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'Bell-Bottoms and Gas Masks' ... A Look at the First Earth Day

An interview with Earth Day founder Denis Hayes as well as photos from the first ever Earth Day.
 
 
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Happy earth day everyone. The Rumpus has a great interview with Denis Hayes, who "coordinated the first Earth Day, April 22, 1970, when 20 million people took to the streets and kicked off the environmental movement." Hayes discusses the popularity of the environmentalism during the 70s, the dark times of the Reagan administration, and his hopes for the future:

Rumpus: Let’s say that President Obama made you climate & energy czar. What five big actions would you take?

Hayes: Big actions, in our system of checks and balances, require approval by Congress and have to pass constitutional muster by the Supreme Court, and some powers are reserved to the states. So this overused “czar” word is a little misleading. But the things America ought to do should include the following:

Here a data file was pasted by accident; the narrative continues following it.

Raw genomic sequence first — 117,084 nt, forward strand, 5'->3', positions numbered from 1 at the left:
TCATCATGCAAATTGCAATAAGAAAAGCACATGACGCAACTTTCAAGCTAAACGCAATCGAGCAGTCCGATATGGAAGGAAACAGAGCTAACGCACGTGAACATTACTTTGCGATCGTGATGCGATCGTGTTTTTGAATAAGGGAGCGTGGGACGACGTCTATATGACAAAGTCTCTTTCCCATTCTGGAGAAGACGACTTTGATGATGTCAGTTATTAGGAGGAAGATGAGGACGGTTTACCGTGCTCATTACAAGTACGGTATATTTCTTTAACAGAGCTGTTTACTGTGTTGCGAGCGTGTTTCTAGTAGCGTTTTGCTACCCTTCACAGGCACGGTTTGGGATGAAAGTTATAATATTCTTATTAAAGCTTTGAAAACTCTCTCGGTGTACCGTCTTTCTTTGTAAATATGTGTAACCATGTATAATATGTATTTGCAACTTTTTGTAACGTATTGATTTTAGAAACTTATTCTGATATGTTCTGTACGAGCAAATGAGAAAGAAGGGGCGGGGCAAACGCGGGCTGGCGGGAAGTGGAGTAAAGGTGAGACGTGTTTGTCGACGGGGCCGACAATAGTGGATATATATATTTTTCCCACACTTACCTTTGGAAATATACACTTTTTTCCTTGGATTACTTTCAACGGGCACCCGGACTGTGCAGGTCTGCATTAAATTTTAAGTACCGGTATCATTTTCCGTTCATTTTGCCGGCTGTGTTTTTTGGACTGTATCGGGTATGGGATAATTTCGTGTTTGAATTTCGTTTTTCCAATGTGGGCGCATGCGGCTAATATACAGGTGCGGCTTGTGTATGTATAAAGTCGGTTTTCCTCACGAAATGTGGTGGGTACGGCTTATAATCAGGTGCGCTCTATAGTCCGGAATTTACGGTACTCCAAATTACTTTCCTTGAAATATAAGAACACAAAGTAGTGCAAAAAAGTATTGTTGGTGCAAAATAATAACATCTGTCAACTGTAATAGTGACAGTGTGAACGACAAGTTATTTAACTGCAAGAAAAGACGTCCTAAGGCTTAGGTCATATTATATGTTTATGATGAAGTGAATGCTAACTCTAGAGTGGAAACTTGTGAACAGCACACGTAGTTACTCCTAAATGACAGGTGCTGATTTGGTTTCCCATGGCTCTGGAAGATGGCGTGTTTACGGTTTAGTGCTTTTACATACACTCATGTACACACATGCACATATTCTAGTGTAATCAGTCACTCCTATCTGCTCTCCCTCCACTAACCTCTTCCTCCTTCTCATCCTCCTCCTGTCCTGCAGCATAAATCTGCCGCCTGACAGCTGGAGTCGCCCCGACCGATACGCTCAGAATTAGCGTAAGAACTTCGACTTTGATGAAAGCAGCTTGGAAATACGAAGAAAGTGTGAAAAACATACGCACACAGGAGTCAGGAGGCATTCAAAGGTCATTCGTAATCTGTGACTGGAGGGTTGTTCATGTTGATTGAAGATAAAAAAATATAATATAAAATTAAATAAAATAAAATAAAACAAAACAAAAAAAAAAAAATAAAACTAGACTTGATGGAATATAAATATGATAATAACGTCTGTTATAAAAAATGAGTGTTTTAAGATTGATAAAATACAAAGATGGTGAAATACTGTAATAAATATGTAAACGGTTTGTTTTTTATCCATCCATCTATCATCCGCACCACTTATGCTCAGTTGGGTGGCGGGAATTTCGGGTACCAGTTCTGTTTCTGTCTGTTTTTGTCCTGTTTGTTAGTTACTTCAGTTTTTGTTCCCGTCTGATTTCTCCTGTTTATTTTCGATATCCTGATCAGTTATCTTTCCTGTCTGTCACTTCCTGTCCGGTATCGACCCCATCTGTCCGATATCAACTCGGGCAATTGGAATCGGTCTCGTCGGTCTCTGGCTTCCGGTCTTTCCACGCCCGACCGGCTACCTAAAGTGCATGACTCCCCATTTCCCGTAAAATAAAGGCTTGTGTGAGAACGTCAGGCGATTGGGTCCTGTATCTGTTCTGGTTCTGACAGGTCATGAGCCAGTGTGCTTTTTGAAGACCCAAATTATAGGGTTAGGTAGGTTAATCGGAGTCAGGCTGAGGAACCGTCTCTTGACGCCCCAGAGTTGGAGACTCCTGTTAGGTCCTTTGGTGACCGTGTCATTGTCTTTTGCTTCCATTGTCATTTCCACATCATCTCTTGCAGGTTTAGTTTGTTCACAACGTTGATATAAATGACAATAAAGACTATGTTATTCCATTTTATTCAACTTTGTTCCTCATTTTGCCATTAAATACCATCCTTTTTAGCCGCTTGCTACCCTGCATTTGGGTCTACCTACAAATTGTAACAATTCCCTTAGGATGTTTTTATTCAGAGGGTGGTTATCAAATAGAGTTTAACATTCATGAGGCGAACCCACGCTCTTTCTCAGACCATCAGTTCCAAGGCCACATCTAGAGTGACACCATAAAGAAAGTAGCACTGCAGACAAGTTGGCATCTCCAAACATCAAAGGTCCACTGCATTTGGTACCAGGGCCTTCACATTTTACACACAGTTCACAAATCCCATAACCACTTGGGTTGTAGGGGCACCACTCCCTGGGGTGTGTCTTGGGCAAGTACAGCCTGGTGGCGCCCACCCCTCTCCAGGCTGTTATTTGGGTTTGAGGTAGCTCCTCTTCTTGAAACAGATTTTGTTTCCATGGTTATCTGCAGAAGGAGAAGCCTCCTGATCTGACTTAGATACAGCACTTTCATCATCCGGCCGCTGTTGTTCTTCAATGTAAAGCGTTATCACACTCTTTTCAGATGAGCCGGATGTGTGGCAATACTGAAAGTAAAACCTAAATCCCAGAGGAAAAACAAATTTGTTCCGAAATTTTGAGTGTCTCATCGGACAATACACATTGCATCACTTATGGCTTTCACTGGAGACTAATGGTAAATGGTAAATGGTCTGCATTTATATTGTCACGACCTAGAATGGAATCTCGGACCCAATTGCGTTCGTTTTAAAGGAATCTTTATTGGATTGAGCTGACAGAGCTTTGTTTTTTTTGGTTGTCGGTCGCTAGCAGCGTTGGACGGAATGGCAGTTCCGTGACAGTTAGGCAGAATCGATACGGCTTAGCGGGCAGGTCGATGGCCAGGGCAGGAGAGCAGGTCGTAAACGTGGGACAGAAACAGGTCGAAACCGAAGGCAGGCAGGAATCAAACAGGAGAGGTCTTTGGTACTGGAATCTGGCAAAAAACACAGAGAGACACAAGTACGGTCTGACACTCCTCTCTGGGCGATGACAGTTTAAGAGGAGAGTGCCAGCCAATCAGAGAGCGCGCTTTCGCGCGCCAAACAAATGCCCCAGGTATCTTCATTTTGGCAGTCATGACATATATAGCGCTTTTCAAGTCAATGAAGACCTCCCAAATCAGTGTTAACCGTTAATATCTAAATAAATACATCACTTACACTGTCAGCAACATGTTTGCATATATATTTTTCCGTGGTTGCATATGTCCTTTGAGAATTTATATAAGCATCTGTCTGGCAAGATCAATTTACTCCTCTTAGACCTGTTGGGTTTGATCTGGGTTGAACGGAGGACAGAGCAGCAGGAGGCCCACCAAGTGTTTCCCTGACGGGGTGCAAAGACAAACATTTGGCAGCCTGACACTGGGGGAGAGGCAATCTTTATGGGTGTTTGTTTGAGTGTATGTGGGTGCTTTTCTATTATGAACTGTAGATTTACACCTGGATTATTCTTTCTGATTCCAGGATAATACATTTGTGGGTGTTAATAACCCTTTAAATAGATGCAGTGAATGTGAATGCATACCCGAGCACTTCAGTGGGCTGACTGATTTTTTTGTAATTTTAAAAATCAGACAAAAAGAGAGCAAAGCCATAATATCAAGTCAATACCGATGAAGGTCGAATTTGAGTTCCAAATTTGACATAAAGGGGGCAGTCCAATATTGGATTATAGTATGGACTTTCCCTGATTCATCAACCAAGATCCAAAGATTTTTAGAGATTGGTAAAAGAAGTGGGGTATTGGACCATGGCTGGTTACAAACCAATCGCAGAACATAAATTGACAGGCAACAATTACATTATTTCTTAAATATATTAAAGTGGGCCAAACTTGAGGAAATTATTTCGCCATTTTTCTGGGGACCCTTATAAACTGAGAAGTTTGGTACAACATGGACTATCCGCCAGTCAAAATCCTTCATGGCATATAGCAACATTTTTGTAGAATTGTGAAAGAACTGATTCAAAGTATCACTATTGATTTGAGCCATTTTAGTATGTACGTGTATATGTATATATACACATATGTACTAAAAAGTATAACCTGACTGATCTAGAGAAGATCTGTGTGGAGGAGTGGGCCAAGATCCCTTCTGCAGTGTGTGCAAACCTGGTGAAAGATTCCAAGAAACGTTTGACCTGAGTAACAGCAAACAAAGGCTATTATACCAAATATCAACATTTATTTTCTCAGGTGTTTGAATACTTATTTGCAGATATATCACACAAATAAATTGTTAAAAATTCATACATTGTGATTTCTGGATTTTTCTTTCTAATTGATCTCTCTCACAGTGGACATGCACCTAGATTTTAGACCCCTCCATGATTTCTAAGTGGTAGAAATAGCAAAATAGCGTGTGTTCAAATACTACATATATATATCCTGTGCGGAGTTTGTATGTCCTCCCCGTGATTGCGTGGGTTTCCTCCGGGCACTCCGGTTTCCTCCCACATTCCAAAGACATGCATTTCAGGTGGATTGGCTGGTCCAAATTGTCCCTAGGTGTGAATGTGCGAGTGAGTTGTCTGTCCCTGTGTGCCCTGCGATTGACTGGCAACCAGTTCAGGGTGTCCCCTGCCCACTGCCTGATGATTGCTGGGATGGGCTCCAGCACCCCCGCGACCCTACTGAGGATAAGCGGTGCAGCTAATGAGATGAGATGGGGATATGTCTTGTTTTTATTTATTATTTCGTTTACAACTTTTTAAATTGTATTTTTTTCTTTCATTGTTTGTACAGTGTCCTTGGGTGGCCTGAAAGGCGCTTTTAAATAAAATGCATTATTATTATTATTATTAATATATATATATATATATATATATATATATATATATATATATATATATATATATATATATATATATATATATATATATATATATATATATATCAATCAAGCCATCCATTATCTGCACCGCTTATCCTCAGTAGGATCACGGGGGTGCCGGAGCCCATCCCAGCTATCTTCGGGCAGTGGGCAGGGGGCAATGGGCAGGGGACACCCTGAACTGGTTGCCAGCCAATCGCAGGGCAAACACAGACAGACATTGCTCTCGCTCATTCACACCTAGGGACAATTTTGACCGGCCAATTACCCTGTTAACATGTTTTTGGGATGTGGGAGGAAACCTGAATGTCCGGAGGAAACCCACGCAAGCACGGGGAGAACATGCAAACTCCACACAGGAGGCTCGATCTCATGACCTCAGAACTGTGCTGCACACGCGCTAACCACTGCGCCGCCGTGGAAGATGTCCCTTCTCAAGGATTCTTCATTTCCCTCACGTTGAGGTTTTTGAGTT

1. An aggressive building performance standard for all new buildings, and a set of performance requirements to be met by all buildings before they can be sold (when upgrades can be included in the new mortgage). These should encompass heating and cooling, lighting, and plug loads. Coupled with new efficiency standards for appliances, lights, and furnaces, this should reduce the energy consumption of new buildings by 50 percent, more or less immediately, and go on from there.

2. If the government is going to put money into the automobile sector, it should break up GM and Chrysler as a condition of financial aid, and it should be even-handed in its treatment of start-up firms like Tesla, Miles, Fisker, and others. It would be terrible to kill the entrepreneurs who have taken great risks to bring new automotive technologies to market by pumping tax dollars into the behemoths that have done everything wrong for the last 40 years. That, coupled with a $4 per gallon tax on gasoline, phased in over four years, and bonuses for junking old inefficient cars would transform personal transportation swiftly.